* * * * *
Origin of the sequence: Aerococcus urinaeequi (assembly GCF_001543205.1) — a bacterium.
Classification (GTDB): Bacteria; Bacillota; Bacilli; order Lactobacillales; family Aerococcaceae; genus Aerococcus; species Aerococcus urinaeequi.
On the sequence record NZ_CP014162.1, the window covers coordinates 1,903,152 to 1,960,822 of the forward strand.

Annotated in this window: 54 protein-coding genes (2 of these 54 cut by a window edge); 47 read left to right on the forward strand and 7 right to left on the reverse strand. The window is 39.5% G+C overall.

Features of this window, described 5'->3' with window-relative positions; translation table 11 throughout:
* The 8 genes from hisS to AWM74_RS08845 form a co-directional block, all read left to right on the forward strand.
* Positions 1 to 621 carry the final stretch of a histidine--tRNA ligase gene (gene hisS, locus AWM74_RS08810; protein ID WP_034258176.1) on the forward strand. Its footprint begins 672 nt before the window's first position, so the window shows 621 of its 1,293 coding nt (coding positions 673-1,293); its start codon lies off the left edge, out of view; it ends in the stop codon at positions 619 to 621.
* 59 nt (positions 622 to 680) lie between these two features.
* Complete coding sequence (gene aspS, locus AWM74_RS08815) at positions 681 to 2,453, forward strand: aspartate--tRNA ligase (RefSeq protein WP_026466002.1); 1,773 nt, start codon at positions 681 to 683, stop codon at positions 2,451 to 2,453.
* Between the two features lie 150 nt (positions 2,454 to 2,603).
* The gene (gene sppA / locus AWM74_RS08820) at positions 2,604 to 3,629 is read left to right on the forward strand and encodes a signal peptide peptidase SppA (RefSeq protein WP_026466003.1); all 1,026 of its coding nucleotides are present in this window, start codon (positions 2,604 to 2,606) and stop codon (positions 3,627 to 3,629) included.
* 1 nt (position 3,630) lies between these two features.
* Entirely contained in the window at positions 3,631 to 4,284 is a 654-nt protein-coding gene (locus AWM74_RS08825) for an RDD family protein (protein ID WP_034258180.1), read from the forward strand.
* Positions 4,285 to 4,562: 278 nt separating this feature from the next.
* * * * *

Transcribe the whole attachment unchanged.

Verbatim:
Origin of the sequence: Aerococcus urinaeequi (assembly GCF_001543205.1) — a bacterium.
Classification (GTDB): Bacteria; Bacillota; Bacilli; order Lactobacillales; family Aerococcaceae; genus Aerococcus; species Aerococcus urinaeequi.
On the sequence record NZ_CP014162.1, the window covers coordinates 1,903,152 to 1,960,822 of the forward strand.

Annotated in this window: 54 protein-coding genes (2 of these 54 cut by a window edge); 47 read left to right on the forward strand and 7 right to left on the reverse strand. The window is 39.5% G+C overall.

Features of this window, described 5'->3' with window-relative positions; translation table 11 throughout:
* The 8 genes from hisS to AWM74_RS08845 form a co-directional block, all read left to right on the forward strand.
* Positions 1 to 621 carry the final stretch of a histidine--tRNA ligase gene (gene hisS, locus AWM74_RS08810; protein ID WP_034258176.1) on the forward strand. Its footprint begins 672 nt before the window's first position, so the window shows 621 of its 1,293 coding nt (coding positions 673-1,293); its start codon lies off the left edge, out of view; it ends in the stop codon at positions 619 to 621.
* 59 nt (positions 622 to 680) lie between these two features.
* Complete coding sequence (gene aspS, locus AWM74_RS08815) at positions 681 to 2,453, forward strand: aspartate--tRNA ligase (RefSeq protein WP_026466002.1); 1,773 nt, start codon at positions 681 to 683, stop codon at positions 2,451 to 2,453.
* Between the two features lie 150 nt (positions 2,454 to 2,603).
* The gene (gene sppA / locus AWM74_RS08820) at positions 2,604 to 3,629 is read left to right on the forward strand and encodes a signal peptide peptidase SppA (RefSeq protein WP_026466003.1); all 1,026 of its coding nucleotides are present in this window, start codon (positions 2,604 to 2,606) and stop codon (positions 3,627 to 3,629) included.
* 1 nt (position 3,630) lies between these two features.
* Entirely contained in the window at positions 3,631 to 4,284 is a 654-nt protein-coding gene (locus AWM74_RS08825) for an RDD family protein (protein ID WP_034258180.1), read from the forward strand.
* Positions 4,285 to 4,562: 278 nt separating this feature from the next.